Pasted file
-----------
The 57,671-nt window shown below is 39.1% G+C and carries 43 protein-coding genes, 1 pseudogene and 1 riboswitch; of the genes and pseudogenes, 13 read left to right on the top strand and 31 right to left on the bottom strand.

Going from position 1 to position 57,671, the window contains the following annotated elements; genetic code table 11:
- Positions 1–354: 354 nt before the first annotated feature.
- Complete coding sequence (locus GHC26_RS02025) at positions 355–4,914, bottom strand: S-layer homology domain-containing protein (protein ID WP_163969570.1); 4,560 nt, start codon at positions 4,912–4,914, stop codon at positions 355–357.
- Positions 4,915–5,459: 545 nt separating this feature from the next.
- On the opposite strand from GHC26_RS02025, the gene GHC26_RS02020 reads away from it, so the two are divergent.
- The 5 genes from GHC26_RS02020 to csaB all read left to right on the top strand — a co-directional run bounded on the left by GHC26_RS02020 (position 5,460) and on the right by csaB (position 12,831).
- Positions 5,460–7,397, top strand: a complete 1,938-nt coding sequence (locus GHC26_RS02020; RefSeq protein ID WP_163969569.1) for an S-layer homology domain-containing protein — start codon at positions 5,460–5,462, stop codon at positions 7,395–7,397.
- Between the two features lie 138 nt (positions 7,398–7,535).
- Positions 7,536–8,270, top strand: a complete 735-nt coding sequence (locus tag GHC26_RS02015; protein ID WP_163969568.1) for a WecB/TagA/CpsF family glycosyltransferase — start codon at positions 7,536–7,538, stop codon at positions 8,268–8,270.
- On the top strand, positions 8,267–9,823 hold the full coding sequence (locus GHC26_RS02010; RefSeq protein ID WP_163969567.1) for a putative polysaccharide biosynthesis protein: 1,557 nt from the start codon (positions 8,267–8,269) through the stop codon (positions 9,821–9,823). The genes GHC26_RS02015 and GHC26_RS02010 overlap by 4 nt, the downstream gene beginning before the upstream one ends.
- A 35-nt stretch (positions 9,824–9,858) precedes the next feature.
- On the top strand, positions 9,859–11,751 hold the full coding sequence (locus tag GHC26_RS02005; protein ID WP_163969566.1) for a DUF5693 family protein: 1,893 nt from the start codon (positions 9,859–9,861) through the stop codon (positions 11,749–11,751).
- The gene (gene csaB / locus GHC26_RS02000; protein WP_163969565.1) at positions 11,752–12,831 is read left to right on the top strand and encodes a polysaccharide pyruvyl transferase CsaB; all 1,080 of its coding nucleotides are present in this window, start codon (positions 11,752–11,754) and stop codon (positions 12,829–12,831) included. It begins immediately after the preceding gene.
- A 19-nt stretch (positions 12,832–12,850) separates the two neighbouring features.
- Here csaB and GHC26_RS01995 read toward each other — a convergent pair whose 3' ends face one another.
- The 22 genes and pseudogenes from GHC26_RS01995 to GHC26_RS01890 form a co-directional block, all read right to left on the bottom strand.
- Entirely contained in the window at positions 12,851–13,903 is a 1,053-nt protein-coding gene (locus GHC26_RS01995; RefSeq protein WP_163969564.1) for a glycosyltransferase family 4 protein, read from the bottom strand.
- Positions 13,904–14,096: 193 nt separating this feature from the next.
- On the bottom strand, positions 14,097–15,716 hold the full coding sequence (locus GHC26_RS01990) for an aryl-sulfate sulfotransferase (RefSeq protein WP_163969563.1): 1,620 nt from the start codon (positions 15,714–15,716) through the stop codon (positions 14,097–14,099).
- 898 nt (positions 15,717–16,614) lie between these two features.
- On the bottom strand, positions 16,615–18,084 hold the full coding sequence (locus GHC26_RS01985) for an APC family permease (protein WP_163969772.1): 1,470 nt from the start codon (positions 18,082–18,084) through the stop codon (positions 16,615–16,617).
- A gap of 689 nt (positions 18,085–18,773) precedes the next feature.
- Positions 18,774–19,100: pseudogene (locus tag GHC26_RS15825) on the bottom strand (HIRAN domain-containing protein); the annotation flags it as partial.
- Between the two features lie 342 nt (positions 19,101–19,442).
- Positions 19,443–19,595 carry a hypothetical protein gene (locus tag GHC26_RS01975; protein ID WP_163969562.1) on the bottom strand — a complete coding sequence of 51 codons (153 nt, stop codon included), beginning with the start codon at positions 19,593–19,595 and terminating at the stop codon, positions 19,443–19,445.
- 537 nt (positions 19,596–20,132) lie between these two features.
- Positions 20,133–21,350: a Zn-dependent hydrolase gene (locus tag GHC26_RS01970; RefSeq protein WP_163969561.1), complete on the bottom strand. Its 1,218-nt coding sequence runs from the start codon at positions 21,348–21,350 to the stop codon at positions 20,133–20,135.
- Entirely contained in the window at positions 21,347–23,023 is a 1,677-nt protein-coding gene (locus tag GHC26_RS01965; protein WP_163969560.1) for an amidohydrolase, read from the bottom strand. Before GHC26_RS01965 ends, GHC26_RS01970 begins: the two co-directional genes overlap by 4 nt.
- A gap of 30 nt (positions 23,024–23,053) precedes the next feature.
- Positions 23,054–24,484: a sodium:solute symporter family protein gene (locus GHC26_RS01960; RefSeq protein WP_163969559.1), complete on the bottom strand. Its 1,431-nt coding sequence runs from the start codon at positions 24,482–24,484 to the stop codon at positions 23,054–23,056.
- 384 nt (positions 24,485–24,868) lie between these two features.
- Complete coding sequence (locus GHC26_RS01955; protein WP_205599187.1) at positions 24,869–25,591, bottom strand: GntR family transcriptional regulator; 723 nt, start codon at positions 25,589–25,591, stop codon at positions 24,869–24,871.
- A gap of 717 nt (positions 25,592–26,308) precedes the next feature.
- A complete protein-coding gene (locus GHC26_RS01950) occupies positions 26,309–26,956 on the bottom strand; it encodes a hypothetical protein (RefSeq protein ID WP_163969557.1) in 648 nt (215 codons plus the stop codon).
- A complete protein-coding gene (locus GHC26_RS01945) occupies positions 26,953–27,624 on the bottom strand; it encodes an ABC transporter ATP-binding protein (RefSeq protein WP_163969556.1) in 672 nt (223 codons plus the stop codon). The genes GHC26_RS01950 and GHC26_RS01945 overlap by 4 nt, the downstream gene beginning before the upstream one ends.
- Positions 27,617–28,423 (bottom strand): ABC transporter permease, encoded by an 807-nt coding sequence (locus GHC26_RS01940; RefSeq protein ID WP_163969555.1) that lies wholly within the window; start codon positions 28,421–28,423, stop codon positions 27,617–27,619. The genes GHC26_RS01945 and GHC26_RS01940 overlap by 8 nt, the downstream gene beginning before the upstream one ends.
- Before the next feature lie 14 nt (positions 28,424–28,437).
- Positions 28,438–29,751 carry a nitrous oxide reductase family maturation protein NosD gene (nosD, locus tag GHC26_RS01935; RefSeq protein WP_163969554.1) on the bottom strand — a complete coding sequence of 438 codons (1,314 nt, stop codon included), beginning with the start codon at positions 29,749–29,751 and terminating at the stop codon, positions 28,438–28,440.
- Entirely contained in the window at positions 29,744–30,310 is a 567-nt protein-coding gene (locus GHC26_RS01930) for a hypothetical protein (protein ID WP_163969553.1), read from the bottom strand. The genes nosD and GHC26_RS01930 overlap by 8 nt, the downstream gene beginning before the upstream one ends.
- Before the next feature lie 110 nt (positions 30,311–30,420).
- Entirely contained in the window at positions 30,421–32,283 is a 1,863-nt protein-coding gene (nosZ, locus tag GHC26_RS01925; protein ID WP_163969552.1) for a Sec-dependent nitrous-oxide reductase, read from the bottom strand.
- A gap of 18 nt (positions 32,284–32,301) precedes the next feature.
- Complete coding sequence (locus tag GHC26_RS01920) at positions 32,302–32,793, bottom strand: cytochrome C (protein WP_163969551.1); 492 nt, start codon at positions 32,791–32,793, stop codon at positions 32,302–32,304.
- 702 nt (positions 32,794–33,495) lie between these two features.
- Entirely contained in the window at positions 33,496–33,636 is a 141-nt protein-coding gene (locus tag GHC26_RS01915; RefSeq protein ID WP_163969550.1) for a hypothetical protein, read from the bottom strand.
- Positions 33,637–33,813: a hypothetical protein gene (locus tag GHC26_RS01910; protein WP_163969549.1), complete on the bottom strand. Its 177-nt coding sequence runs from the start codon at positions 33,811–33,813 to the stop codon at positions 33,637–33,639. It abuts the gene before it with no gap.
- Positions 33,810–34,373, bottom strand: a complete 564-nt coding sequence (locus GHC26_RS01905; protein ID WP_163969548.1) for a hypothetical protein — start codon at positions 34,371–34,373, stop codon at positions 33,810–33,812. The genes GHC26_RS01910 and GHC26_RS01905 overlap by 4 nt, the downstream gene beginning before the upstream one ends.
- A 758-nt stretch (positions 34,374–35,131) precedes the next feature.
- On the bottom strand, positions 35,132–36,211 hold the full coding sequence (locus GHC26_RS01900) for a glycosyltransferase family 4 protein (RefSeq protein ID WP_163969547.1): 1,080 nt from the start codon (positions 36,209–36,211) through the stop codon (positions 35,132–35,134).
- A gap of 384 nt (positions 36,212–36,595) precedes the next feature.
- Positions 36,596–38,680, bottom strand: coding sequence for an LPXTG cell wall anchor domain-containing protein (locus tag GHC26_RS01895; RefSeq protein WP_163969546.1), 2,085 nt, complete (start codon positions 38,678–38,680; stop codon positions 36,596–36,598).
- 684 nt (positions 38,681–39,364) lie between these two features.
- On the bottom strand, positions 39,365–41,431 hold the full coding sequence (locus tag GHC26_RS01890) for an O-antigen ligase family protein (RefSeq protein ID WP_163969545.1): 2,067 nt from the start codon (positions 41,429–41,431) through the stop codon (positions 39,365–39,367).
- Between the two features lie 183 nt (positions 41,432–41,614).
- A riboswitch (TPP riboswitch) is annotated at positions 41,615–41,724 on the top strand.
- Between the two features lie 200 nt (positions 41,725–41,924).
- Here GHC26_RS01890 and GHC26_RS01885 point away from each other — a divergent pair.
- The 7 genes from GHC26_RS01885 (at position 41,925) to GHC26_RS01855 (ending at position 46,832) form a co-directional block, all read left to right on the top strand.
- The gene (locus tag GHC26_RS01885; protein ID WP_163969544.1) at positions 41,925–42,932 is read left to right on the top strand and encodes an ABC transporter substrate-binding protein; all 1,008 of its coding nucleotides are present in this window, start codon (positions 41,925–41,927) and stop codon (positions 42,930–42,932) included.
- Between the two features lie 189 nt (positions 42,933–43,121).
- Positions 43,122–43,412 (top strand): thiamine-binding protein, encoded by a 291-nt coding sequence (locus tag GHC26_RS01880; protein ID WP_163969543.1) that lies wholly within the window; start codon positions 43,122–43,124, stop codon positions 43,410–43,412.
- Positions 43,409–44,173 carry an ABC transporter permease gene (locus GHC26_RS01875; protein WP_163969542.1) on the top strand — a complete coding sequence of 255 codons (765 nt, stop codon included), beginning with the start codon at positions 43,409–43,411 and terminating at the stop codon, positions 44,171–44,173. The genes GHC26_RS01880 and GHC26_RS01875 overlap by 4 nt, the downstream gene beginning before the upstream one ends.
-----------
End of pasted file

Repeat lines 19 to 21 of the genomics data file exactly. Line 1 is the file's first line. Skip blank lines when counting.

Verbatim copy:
- Positions 13,904–14,096: 193 nt separating this feature from the next.
- On the bottom strand, positions 14,097–15,716 hold the full coding sequence (locus GHC26_RS01990) for an aryl-sulfate sulfotransferase (RefSeq protein WP_163969563.1): 1,620 nt from the start codon (positions 15,714–15,716) through the stop codon (positions 14,097–14,099).
- 898 nt (positions 15,717–16,614) lie between these two features.